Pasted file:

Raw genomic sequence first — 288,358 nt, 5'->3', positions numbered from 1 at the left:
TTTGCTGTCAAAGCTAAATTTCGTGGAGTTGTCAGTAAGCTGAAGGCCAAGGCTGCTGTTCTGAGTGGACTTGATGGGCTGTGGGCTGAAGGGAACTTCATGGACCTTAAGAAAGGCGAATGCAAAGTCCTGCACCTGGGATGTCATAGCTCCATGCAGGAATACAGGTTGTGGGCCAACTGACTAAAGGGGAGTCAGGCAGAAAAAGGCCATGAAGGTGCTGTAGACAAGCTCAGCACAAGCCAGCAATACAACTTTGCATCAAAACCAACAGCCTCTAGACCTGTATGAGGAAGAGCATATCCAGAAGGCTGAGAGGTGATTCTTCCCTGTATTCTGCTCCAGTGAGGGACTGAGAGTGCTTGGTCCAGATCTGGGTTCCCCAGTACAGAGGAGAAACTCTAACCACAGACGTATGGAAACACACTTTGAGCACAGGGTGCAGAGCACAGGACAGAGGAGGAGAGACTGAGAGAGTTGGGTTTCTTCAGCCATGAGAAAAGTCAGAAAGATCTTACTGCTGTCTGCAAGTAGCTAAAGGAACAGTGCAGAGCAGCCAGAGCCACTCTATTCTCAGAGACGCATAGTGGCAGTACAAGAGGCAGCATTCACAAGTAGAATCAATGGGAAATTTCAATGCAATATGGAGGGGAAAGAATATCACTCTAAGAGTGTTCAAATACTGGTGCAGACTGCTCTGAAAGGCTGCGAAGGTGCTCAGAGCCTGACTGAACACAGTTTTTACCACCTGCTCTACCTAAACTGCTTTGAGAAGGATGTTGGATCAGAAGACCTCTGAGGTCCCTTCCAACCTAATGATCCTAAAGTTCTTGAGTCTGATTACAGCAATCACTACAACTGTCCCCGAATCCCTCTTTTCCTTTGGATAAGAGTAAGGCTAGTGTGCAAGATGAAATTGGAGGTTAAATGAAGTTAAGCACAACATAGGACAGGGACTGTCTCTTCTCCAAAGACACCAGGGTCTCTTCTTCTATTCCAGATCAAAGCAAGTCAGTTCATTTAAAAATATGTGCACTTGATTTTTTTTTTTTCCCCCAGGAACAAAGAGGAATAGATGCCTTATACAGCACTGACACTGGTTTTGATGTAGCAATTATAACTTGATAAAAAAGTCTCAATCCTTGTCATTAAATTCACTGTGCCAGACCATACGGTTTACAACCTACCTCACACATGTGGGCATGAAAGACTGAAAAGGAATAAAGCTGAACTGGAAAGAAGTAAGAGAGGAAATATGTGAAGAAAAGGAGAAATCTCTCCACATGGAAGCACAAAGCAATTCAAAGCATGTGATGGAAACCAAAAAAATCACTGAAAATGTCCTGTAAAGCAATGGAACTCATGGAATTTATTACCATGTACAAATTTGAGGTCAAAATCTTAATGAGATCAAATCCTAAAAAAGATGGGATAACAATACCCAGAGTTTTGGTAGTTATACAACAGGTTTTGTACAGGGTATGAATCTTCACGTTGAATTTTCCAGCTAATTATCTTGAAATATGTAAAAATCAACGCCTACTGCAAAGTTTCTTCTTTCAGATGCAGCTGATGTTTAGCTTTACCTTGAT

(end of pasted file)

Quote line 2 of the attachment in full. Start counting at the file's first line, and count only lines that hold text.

TTTGCTGTCAAAGCTAAATTTCGTGGAGTTGTCAGTAAGCTGAAGGCCAAGGCTGCTGTTCTGAGTGGACTTGATGGGCTGTGGGCTGAAGGGAACTTCATGGACCTTAAGAAAGGCGAATGCAAAGTCCTGCACCTGGGATGTCATAGCTCCATGCAGGAATACAGGTTGTGGGCCAACTGACTAAAGGGGAGTCAGGCAGAAAAAGGCCATGAAGGTGCTGTAGACAAGCTCAGCACAAGCCAGCAATACAACTTTGCATCAAAACCAACAGCCTCTAGACCTGTATGAGGAAGAGCATATCCAGAAGGCTGAGAGGTGATTCTTCCCTGTATTCTGCTCCAGTGAGGGACTGAGAGTGCTTGGTCCAGATCTGGGTTCCCCAGTACAGAGGAGAAACTCTAACCACAGACGTATGGAAACACACTTTGAGCACAGGGTGCAGAGCACAGGACAGAGGAGGAGAGACTGAGAGAGTTGGGTTTCTTCAGCCATGAGAAAAGTCAGAAAGATCTTACTGCTGTCTGCAAGTAGCTAAAGGAACAGTGCAGAGCAGCCAGAGCCACTCTATTCTCAGAGACGCATAGTGGCAGTACAAGAGGCAGCATTCACAAGTAGAATCAATGGGAAATTTCAATGCAATATGGAGGGGAAAGAATATCACTCTAAGAGTGTTCAAATACTGGTGCAGACTGCTCTGAAAGGCTGCGAAGGTGCTCAGAGCCTGACTGAACACAGTTTTTACCACCTGCTCTACCTAAACTGCTTTGAGAAGGATGTTGGATCAGAAGACCTCTGAGGTCCCTTCCAACCTAATGATCCTAAAGTTCTTGAGTCTGATTACAGCAATCACTACAACTGTCCCCGAATCCCTCTTTTCCTTTGGATAAGAGTAAGGCTAGTGTGCAAGATGAAATTGGAGGTTAAATGAAGTTAAGCACAACATAGGACAGGGACTGTCTCTTCTCCAAAGACACCAGGGTCTCTTCTTCTATTCCAGATCAAAGCAAGTCAGTTCATTTAAAAATATGTGCACTTGATTTTTTTTTTTTCCCCCAGGAACAAAGAGGAATAGATGCCTTATACAGCACTGACACTGGTTTTGATGTAGCAATTATAACTTGATAAAAAAGTCTCAATCCTTGTCATTAAATTCACTGTGCCAGACCATACGGTTTACAACCTACCTCACACATGTGGGCATGAAAGACTGAAAAGGAATAAAGCTGAACTGGAAAGAAGTAAGAGAGGAAATATGTGAAGAAAAGGAGAAATCTCTCCACATGGAAGCACAAAGCAATTCAAAGCATGTGATGGAAACCAAAAAAATCACTGAAAATGTCCTGTAAAGCAATGGAACTCATGGAATTTATTACCATGTACAAATTTGAGGTCAAAATCTTAATGAGATCAAATCCTAAAAAAGATGGGATAACAATACCCAGAGTTTTGGTAGTTATACAACAGGTTTTGTACAGGGTATGAATCTTCACGTTGAATTTTCCAGCTAATTATCTTGAAATATGTAAAAATCAACGCCTACTGCAAAGTTTCTTCTTTCAGATGCAGCTGATGTTTAGCTTTACCTTGAT